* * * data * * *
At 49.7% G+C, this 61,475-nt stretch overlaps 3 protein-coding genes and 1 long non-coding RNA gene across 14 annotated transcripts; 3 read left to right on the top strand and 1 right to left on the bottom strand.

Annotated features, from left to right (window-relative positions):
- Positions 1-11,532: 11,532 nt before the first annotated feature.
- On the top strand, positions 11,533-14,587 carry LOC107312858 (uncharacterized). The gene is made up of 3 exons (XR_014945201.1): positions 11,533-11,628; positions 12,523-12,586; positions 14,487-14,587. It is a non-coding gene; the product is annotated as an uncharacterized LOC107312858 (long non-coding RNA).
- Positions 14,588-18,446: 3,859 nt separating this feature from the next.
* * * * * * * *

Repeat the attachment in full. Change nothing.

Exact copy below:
At 49.7% G+C, this 61,475-nt stretch overlaps 3 protein-coding genes and 1 long non-coding RNA gene across 14 annotated transcripts; 3 read left to right on the top strand and 1 right to left on the bottom strand.

Annotated features, from left to right (window-relative positions):
- Positions 1-11,532: 11,532 nt before the first annotated feature.
- On the top strand, positions 11,533-14,587 carry LOC107312858 (uncharacterized). The gene is made up of 3 exons (XR_014945201.1): positions 11,533-11,628; positions 12,523-12,586; positions 14,487-14,587. It is a non-coding gene; the product is annotated as an uncharacterized LOC107312858 (long non-coding RNA).
- Positions 14,588-18,446: 3,859 nt separating this feature from the next.